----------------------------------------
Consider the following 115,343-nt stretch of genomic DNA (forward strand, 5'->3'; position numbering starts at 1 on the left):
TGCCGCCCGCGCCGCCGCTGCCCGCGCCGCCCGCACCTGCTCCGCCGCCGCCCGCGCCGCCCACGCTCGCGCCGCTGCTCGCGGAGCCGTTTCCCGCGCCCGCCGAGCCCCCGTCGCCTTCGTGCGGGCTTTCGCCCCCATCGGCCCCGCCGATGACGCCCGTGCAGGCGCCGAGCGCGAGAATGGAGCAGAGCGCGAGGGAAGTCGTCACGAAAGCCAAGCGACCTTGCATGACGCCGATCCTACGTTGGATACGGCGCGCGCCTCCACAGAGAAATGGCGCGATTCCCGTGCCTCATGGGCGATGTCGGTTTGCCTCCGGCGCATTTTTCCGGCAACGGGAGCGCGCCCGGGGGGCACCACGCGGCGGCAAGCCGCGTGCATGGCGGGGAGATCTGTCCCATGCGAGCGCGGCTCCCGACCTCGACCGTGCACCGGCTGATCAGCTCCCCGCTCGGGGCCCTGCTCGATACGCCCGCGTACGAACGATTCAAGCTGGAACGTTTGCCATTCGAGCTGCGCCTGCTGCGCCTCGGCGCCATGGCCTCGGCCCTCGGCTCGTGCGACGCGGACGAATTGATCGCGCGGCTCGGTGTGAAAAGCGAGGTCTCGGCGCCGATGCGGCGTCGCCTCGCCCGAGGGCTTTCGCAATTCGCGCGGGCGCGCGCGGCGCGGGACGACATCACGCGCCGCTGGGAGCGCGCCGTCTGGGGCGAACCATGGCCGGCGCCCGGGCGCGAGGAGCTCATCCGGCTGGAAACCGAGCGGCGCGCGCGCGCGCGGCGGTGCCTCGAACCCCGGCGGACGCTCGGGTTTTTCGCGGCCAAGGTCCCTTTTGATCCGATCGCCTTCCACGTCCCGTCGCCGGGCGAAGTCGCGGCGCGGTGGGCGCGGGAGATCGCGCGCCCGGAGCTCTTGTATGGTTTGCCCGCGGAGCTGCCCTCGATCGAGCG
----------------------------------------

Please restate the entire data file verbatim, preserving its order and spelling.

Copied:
Consider the following 115,343-nt stretch of genomic DNA (forward strand, 5'->3'; position numbering starts at 1 on the left):
TGCCGCCCGCGCCGCCGCTGCCCGCGCCGCCCGCACCTGCTCCGCCGCCGCCCGCGCCGCCCACGCTCGCGCCGCTGCTCGCGGAGCCGTTTCCCGCGCCCGCCGAGCCCCCGTCGCCTTCGTGCGGGCTTTCGCCCCCATCGGCCCCGCCGATGACGCCCGTGCAGGCGCCGAGCGCGAGAATGGAGCAGAGCGCGAGGGAAGTCGTCACGAAAGCCAAGCGACCTTGCATGACGCCGATCCTACGTTGGATACGGCGCGCGCCTCCACAGAGAAATGGCGCGATTCCCGTGCCTCATGGGCGATGTCGGTTTGCCTCCGGCGCATTTTTCCGGCAACGGGAGCGCGCCCGGGGGGCACCACGCGGCGGCAAGCCGCGTGCATGGCGGGGAGATCTGTCCCATGCGAGCGCGGCTCCCGACCTCGACCGTGCACCGGCTGATCAGCTCCCCGCTCGGGGCCCTGCTCGATACGCCCGCGTACGAACGATTCAAGCTGGAACGTTTGCCATTCGAGCTGCGCCTGCTGCGCCTCGGCGCCATGGCCTCGGCCCTCGGCTCGTGCGACGCGGACGAATTGATCGCGCGGCTCGGTGTGAAAAGCGAGGTCTCGGCGCCGATGCGGCGTCGCCTCGCCCGAGGGCTTTCGCAATTCGCGCGGGCGCGCGCGGCGCGGGACGACATCACGCGCCGCTGGGAGCGCGCCGTCTGGGGCGAACCATGGCCGGCGCCCGGGCGCGAGGAGCTCATCCGGCTGGAAACCGAGCGGCGCGCGCGCGCGCGGCGGTGCCTCGAACCCCGGCGGACGCTCGGGTTTTTCGCGGCCAAGGTCCCTTTTGATCCGATCGCCTTCCACGTCCCGTCGCCGGGCGAAGTCGCGGCGCGGTGGGCGCGGGAGATCGCGCGCCCGGAGCTCTTGTATGGTTTGCCCGCGGAGCTGCCCTCGATCGAGCG